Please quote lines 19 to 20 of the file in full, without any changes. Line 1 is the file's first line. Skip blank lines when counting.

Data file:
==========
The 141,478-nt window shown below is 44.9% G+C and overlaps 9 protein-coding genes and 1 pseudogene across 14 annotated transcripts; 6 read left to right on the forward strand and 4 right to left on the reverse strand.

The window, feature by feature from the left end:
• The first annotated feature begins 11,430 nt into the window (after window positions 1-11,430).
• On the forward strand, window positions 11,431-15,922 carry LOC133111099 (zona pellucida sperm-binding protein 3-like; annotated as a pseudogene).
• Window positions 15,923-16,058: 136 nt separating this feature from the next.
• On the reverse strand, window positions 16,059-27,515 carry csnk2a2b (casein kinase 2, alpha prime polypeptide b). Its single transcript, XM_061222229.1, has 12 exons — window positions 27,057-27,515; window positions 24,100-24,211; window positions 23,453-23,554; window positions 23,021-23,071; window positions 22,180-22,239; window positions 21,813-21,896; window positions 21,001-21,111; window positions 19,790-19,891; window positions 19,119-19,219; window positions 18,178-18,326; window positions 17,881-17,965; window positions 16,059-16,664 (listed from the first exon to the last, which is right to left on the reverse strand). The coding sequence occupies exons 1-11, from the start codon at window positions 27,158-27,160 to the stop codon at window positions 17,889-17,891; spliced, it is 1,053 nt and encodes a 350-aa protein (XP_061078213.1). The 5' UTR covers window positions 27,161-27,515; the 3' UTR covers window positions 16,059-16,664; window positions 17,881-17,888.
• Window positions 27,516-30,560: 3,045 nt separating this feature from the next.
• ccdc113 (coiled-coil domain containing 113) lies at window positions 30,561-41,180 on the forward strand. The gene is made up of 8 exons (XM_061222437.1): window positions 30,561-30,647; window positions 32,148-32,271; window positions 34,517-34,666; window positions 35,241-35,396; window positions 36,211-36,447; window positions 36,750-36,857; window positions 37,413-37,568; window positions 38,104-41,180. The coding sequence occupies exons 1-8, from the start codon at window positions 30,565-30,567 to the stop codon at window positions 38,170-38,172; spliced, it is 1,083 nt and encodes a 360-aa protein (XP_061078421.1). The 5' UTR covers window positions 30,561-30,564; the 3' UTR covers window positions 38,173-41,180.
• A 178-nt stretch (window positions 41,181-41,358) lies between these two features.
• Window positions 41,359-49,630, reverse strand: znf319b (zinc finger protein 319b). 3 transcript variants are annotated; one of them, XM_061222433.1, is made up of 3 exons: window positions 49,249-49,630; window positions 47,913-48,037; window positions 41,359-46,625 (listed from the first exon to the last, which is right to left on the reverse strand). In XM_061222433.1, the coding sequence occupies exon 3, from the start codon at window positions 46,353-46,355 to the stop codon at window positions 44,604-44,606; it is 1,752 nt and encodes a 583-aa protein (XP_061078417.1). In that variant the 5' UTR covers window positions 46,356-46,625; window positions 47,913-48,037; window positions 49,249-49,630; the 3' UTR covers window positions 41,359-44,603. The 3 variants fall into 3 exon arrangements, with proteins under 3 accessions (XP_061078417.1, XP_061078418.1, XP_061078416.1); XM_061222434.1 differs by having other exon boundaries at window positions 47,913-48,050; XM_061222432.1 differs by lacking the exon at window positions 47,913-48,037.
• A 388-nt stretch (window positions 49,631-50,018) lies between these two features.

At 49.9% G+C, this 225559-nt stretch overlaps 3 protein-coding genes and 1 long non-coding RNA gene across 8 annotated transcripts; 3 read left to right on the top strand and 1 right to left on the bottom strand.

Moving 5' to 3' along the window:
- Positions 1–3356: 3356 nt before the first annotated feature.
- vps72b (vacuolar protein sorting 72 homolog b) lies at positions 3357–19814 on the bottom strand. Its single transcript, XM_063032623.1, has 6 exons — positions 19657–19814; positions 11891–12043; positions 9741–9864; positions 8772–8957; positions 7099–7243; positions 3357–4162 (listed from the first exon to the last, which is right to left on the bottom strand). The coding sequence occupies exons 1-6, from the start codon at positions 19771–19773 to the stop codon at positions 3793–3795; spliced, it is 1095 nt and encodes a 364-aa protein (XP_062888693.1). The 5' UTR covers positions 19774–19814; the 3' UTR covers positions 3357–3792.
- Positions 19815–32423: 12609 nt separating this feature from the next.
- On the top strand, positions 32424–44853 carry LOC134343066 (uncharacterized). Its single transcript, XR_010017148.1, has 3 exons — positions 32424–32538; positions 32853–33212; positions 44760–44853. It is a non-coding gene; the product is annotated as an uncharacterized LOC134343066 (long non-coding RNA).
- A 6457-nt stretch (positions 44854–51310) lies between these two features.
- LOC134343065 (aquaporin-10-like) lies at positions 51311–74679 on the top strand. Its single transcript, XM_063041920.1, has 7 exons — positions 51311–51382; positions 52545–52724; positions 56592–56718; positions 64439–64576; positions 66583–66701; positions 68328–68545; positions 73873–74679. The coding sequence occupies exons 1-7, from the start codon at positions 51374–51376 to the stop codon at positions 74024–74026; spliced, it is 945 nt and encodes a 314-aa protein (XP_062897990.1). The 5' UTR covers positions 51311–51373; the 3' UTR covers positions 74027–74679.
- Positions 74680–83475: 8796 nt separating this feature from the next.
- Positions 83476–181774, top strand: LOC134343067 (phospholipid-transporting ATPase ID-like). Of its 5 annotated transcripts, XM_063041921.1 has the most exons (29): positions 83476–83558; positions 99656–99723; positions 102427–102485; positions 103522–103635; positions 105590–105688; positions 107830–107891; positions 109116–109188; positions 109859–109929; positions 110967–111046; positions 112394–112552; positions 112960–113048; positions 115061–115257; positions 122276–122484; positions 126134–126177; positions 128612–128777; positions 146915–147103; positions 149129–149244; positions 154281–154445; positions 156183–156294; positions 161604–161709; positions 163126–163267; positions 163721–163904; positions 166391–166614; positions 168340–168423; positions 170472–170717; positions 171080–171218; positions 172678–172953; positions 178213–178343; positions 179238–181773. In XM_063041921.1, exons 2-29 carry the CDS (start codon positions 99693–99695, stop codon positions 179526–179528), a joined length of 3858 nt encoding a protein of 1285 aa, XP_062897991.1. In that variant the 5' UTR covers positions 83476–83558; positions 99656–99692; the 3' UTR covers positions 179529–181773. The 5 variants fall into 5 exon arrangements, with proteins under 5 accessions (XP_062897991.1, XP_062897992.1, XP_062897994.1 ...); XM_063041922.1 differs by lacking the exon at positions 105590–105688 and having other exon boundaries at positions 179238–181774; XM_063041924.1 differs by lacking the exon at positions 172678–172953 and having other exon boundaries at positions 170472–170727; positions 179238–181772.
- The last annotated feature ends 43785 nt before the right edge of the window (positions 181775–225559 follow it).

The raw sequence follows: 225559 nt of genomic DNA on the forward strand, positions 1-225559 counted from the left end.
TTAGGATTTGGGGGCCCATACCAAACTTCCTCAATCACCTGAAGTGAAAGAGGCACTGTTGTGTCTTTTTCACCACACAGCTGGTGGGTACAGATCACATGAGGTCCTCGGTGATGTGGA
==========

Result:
- LOC134343065 (aquaporin-10-like) lies at positions 51311–74679 on the top strand. Its single transcript, XM_063041920.1, has 7 exons — positions 51311–51382; positions 52545–52724; positions 56592–56718; positions 64439–64576; positions 66583–66701; positions 68328–68545; positions 73873–74679. The coding sequence occupies exons 1-7, from the start codon at positions 51374–51376 to the stop codon at positions 74024–74026; spliced, it is 945 nt and encodes a 314-aa protein (XP_062897990.1). The 5' UTR covers positions 51311–51373; the 3' UTR covers positions 74027–74679.
- Positions 74680–83475: 8796 nt separating this feature from the next.